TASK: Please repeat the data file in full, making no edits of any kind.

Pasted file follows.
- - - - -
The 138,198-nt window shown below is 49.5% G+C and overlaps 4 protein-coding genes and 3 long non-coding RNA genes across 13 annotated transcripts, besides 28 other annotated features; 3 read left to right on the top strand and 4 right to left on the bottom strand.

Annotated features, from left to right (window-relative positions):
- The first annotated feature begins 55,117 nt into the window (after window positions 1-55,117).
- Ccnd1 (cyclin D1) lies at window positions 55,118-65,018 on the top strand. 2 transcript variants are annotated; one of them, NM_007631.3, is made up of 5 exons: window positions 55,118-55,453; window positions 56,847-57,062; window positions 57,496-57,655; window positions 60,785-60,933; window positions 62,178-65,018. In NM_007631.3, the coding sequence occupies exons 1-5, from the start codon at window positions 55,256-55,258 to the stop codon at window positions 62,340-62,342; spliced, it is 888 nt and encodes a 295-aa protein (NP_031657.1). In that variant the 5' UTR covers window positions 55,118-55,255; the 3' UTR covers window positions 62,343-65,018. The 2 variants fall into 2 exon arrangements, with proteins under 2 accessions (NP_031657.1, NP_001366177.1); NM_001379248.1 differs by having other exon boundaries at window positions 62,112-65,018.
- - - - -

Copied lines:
The 138,198-nt window shown below is 49.5% G+C and overlaps 4 protein-coding genes and 3 long non-coding RNA genes across 13 annotated transcripts, besides 28 other annotated features; 3 read left to right on the top strand and 4 right to left on the bottom strand.

Annotated features, from left to right (window-relative positions):
- The first annotated feature begins 55,117 nt into the window (after window positions 1-55,117).
- Ccnd1 (cyclin D1) lies at window positions 55,118-65,018 on the top strand. 2 transcript variants are annotated; one of them, NM_007631.3, is made up of 5 exons: window positions 55,118-55,453; window positions 56,847-57,062; window positions 57,496-57,655; window positions 60,785-60,933; window positions 62,178-65,018. In NM_007631.3, the coding sequence occupies exons 1-5, from the start codon at window positions 55,256-55,258 to the stop codon at window positions 62,340-62,342; spliced, it is 888 nt and encodes a 295-aa protein (NP_031657.1). In that variant the 5' UTR covers window positions 55,118-55,255; the 3' UTR covers window positions 62,343-65,018. The 2 variants fall into 2 exon arrangements, with proteins under 2 accessions (NP_031657.1, NP_001366177.1); NM_001379248.1 differs by having other exon boundaries at window positions 62,112-65,018.